Congratulations to our six students who are bound for Oxbridge universities having attained an impressive 18 A* and six A graded A-Levels between them. Kiran Joshi, Victor Ho and Gautham Kumar are studying medicine while Callum Ward is reading science and George Robinson will be doing a maths degree. Kapil Tyagi is the only one of the group to be attending Oxford, having secured a place to read English at St Hugh’s.
They spent a huge amount of time preparing by doing past papers and going through the application process which included interviews and entrance exams. Now all their hard work has paid off.
George Robinson was our top performing student with A* grades in maths, further maths, additional further maths and physics plus an A in music. Cambridge often gets potential maths undergraduates to sit STEP (Sixth Term Examination Papers) so they can ascertain performance before offering conditional places and one of George’s tests secured him the fourth highest score in the country.
He said: ‘I am going to Gonville and Caius to study maths. I did prepare as there are three STEP papers per year, each one can take up to six hours and I did all of them since 1987, so that was a lot of past papers! The key to success is that you go home every night and practice and get up in the morning and try again, that kind of thing. It is a three-year course and if I am good enough to get into a masters then I will do four, but that is dependent on the university. We’ll see where it leads, hopefully into research or lecturing, that kind of thing.’
Callum Ward got A* in chemistry, maths, further maths and physics. He said: ‘I am going to study natural sciences. I am really pleased with the A* in further maths. I definitely didn’t expect it as that was one of the hardest subjects that I took. I wanted to go to Pembroke College because it is really close to the centre of Cambridge and I heard that it had the best food!
‘I liked both chemistry and physics so I wanted a course where I could study both. Afterwards it should lead in to most industry science professions. I would like to go into research but that might change however research is my goal right now. It has been a lot of work but all the hours of effort have definitely been worth it.’
Kiran Joshi achieved A*s in biology and chemistry and A grades in maths, further maths and physics. He said: ‘I am off to St John’s College as it is one of the best places to do medicine and Cambridge as it is one of the best places to study in the world. I did over 150 past papers and put each of them on a checklist and set myself a quota to work through each day. It took a few months to complete. I was up early in the morning and did past papers throughout the day and whenever I could in free lessons.
'Sleep is really important and I probably should have got more of that, but really it was all about dedication as A Levels are definitely exhausting. I will be doing a six-year degree course. I will get an extra degree in a science subject due to intercalation in the third year. I am just relieved to get these results and Miss Stringer was very proud and happy for me.’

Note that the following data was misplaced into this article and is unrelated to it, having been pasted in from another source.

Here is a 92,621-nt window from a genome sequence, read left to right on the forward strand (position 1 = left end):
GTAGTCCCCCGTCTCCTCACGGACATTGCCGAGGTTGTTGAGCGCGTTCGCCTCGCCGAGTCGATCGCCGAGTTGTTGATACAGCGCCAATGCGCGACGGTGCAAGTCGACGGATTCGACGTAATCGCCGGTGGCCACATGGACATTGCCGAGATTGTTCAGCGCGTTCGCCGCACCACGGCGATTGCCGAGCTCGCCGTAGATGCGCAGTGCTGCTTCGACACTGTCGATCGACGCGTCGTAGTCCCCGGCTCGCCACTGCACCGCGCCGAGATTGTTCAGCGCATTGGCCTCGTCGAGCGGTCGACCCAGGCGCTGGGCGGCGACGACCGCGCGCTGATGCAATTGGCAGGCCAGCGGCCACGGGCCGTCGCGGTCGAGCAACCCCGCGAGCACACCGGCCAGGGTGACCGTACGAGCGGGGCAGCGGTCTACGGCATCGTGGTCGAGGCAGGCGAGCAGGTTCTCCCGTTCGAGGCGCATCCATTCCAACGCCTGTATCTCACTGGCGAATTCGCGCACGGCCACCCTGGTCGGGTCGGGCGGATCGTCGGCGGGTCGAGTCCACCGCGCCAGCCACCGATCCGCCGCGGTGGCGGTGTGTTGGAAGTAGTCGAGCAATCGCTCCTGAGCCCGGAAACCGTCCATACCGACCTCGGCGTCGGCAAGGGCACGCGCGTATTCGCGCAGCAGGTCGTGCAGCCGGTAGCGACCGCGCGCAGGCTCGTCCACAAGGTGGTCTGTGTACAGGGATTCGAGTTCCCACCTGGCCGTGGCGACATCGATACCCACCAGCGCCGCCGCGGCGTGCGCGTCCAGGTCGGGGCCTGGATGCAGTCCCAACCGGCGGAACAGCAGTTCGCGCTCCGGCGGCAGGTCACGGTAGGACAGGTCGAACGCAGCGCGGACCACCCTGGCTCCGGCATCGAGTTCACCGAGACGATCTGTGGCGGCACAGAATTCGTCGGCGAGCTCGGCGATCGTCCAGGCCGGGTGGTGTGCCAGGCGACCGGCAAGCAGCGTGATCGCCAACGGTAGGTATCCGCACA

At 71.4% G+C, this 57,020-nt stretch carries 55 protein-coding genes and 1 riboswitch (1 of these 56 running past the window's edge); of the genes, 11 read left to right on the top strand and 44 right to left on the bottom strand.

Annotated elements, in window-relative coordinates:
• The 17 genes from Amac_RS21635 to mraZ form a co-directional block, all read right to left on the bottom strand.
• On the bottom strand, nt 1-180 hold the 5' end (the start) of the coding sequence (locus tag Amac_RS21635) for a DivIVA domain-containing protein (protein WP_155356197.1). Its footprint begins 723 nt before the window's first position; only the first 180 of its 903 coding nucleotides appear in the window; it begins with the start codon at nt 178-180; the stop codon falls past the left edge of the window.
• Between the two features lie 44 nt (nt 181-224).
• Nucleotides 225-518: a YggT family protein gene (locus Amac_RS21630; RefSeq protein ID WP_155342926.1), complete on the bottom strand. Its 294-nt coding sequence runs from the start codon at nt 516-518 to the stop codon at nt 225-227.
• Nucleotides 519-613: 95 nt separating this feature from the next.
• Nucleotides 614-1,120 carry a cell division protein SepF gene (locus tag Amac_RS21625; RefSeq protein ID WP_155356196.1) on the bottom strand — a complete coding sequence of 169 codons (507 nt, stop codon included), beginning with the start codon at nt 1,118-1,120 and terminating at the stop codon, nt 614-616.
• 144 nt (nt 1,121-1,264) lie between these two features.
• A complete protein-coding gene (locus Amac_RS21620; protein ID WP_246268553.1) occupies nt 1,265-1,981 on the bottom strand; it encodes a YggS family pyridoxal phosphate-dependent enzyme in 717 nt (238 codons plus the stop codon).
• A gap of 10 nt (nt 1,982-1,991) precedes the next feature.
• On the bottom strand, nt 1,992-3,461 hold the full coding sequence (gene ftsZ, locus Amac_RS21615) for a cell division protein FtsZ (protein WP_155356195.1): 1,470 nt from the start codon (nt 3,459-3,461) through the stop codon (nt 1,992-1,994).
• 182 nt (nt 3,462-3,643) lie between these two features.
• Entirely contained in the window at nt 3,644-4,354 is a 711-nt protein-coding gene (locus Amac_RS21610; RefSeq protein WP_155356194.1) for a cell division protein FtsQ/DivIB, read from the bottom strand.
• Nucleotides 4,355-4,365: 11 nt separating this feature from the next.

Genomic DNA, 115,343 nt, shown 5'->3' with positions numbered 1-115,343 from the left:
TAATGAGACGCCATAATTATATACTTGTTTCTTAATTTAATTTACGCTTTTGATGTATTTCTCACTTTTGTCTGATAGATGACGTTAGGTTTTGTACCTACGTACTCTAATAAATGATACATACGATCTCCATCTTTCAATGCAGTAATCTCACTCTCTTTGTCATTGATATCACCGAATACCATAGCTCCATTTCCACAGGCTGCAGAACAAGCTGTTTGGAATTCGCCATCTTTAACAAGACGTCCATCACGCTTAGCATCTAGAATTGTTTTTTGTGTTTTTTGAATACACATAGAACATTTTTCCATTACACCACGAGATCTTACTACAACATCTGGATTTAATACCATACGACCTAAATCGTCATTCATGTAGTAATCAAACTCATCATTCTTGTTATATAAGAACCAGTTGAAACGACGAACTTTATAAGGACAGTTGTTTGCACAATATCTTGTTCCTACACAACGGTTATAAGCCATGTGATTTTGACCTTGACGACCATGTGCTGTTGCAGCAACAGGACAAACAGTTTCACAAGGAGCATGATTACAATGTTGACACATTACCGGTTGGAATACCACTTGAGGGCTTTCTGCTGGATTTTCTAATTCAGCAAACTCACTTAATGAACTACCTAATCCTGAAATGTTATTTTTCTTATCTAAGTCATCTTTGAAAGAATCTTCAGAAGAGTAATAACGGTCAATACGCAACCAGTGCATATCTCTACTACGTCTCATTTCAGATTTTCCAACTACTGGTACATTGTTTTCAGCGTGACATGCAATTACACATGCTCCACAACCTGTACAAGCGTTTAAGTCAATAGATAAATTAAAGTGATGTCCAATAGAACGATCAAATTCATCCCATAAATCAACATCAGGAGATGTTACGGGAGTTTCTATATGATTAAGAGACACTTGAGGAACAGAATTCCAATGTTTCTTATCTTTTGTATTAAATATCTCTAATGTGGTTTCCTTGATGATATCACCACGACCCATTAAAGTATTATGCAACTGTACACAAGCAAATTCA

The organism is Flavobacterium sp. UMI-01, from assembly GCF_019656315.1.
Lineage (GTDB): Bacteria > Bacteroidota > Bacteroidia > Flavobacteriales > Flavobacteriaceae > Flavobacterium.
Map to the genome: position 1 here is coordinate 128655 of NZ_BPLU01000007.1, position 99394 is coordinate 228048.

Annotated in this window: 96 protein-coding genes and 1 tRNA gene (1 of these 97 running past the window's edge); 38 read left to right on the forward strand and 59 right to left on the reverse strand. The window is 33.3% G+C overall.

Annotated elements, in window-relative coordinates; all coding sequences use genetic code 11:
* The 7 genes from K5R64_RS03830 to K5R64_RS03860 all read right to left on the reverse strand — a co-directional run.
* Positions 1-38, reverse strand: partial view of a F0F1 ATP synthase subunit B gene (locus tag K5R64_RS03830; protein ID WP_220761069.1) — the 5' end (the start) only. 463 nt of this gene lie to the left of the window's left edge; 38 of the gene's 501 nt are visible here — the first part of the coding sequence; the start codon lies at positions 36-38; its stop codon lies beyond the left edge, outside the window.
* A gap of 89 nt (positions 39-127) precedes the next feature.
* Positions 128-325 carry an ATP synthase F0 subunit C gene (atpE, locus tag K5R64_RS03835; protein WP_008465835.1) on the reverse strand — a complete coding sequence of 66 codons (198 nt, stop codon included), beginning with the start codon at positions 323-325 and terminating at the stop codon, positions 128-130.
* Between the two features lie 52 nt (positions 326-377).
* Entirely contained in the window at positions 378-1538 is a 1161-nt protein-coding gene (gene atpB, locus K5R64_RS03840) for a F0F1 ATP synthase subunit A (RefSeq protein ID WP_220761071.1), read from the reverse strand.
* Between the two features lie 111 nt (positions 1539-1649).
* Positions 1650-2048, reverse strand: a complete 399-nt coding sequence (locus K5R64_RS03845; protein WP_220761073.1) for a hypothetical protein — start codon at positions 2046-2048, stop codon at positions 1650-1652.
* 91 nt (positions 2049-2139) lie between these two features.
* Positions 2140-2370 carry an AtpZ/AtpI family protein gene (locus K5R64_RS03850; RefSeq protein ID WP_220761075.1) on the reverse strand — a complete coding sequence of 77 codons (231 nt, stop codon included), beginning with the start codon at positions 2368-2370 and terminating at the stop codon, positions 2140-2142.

Gautham Kumar got A* graded biology, chemistry and physics qualifications. He said: ‘I am studying medicine at Gonville and Caius, which is the same college as George. I will be doing a six-year degree course and, although I don’t know what I eventually want to specialise in, I may go in for surgery in the long run. It was a fairly even spread with regards to how much effort I put in to all my subjects but physics was uphill because I don’t do maths any more and it was a fairly maths heavy subject.’
Victor Ho got A* in physics, chemistry, biology and maths and a B in psychology. He is going to study medicine at Emmanuel College, Cambridge. He said: ‘It is a six-year degree course as there is essentially a three-year placement at the end. You spend three years doing in-house university work. The first two years are doing science related to medicine and in the third year you branch out and do another degree of your choice. I don’t think there is any secret to these results, it is just setting your own expectations high for yourself. At the moment I am not sure what I will want to specialise in. I am going to use my university experience to learn which area of medicine I want to get into and I am going to celebrate by spending time with my friends.’
Kapil Tyagi got an A* in history and As in philosophy and ethics and English literature. He said: ‘I am going to St Hugh’s. I have absolutely no idea what I want to do afterwards, all I knew was that I wanted to study English at Oxford and anything beyond that didn’t enter my consideration. I had to do a horrendous amount to prepare including sitting an admissions test and submitting two essays and a piece of written work for consideration. I also had a week’s worth of interviews so it was a gruelling process, but definitely worth it.’